Microarray technology is used to isolate genes based on the analysis of gene expression in a particular cell type of an organism, at a particular time, under particular conditions. For instance, microarrays allow comparison of gene expression between healthy and diseased cells. Microarrays are based on the binding of complementary single-stranded nucleic acid sequences. Microarrays typically employ glass slides, onto which DNA molecules are attached at fixed locations. Ribonucleic acid (RNA) species isolated from different sources or treatments are labeled by attaching specific fluorescent dyes that are visible under a microscope. The labeled RNAs are hybridized to a microscope slide where DNA molecules representing many genes have been placed in discrete spots. By analyzing the scanned images, the change of expression patterns of a gene or group of genes, in response to different treatments or developmental stages, can be identified. The identified genes serve as potential candidates for further functional characterization.

The value of gene identification, whether through the use of molecular markers and chromosome walking, microarrays, or other technologies, is the availability of these plant-based genes for genetic transformation and targeted plant improvement. Currently, most genes available for plant transformation have been isolated from microorganisms, and only a few from plant species. The isolation and use of plant genes, particularly from woody species, for transformation will be an important step in the genetic improvement of temperate tree fruit.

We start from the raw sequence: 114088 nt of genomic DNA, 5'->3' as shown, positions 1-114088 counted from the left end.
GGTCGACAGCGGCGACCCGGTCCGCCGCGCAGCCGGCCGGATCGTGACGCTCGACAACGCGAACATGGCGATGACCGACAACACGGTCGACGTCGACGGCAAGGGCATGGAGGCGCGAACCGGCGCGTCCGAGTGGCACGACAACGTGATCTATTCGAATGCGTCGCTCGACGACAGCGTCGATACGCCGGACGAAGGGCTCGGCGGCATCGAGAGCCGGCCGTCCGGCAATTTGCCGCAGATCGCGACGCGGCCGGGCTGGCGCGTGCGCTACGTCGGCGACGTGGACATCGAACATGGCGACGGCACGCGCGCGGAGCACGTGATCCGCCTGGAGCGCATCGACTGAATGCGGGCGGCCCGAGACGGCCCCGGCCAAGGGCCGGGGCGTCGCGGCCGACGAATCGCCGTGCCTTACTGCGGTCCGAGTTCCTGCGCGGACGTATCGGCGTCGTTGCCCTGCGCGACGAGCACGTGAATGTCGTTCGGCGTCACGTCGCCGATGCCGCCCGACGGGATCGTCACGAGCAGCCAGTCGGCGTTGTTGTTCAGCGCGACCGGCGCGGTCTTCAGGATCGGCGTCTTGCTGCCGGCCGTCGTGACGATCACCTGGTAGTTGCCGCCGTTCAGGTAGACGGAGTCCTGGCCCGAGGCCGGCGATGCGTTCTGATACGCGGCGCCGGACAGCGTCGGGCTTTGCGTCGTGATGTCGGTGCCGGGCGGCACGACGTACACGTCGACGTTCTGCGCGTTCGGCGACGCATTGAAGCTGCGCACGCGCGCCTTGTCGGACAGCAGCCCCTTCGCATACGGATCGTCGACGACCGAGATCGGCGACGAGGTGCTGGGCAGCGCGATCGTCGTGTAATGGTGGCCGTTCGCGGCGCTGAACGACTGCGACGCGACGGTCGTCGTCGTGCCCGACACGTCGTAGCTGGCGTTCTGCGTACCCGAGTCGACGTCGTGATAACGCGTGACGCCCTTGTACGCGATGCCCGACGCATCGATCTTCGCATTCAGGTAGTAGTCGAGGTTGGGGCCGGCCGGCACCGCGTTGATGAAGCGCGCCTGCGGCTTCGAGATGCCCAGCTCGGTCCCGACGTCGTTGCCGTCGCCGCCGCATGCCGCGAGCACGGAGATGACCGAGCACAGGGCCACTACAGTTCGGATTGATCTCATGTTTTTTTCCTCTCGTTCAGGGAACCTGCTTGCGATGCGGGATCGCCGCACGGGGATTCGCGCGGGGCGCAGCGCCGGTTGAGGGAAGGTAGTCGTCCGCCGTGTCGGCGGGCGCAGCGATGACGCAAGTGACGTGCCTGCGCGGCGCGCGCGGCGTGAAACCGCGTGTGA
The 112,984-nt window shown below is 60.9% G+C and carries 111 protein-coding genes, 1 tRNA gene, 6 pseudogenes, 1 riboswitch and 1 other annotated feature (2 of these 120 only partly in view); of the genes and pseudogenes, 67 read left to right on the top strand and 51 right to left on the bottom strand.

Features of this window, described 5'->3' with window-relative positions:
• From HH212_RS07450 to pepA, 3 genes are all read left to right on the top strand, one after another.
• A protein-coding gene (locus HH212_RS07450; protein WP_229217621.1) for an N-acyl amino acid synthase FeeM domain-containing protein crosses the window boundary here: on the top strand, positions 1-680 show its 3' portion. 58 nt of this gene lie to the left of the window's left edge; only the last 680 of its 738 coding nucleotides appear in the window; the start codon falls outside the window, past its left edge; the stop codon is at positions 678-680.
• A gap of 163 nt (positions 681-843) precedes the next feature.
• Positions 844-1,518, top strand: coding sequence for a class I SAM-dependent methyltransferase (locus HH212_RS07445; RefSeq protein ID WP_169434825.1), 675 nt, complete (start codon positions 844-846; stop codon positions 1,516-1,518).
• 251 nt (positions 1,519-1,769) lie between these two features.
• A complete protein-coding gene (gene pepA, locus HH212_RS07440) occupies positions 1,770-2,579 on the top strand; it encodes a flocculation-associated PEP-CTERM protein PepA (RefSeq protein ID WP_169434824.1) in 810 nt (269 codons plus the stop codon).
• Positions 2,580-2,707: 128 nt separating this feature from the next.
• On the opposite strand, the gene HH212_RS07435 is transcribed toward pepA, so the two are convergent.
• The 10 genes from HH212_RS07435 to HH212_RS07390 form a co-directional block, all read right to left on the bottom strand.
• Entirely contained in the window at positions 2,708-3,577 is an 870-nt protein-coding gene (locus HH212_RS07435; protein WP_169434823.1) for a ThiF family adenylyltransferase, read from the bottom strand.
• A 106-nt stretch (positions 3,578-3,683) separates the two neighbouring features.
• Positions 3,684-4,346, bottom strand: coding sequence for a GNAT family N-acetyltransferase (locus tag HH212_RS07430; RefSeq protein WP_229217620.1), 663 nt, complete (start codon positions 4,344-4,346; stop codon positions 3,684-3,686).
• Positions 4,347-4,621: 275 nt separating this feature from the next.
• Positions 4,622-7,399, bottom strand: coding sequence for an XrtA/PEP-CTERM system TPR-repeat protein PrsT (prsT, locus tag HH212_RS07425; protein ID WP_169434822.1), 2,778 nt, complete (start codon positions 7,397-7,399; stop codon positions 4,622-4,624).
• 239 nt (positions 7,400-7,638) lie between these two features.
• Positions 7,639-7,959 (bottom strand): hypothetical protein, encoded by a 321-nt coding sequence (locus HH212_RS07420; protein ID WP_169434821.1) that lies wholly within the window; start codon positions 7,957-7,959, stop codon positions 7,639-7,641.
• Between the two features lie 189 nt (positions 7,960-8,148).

The current revolution in genetics will have a dramatic effect on plant breeding. The new genetic technologies are nowhere more needed than in temperate tree fruit breeding, a process that is relatively slow and inefficient. At the same time, the relative lack of genetic information and the difficulties of regenerating most temperate tree fruit make application of the new biotechnologies most difficult for these species. The close collaboration of molecular biologists and fruit breeders will be critical to progress both in basic research on fruit genetics and the application of new knowledge and technologies to the development of new improved temperate tree fruit cultivars.

Related Topics: CULTIVAR SELECTION; PROPAGATION; ROOTSTOCK SELECTION

SELECTED BIBLIOGRAPHY

Janick, J. and J. N. Moore, eds. (1975). Advances in fruit breeding. West Lafayette,

IN: Purdue Univ. Press. Janick, J. and J. N. Moore, eds. (1996). Fruit Breeding. New York: John Wiley and Sons, Inc.

Khachatourians, G., A. McHughen, R. Scorza, W.-T. Nip, Y. H. Hui, eds. (2002).

Transgenic Plants and Crops. New York: Marcel Dekker, Inc. Luby, J. J. and D. Shaw (2001). Does marker-assisted selection make dollars and sense in a fruit breeding program? HortScience 36:872-879. Moore, J. N. and J. R. Ballington Jr., eds. (1990). Genetic resources of temperate fruit and nut crops, Acta Horticulturae 290. Wageningen, the Netherlands: Internal Soc. Hort. Sci. Moore, J. N. and J. Janick, eds. (1983). Methods in fruit breeding. West Lafayette,

IN: Purdue Univ. Press. Oliveira, M. M., C. M. Miguel, and M. H. Raquel (1996). Transformation studies in woody fruit species. Plant Tissue Cult. Biotech. 2:76-91. Schuerman, P. L. and A. Dandekar (1993). Transformation of temperate woody crops: Progress and potentials. Scientia Hort. 55:101-124. Scorza, R. (1991). Gene transfer for the genetic improvement of perennial fruit and nut crops. HortScience 26(8):1033-1035. Scorza, R. (2001). Progress in tree fruit improvement through molecular genetics.

HortScience 36(5):855-858. Singh, Z. and S. Sansavini (1998). Genetic transformation and fruit crop improvement. Plant Breeding Rev. 16:87-134.

Was this article helpful?

0 0

Post a comment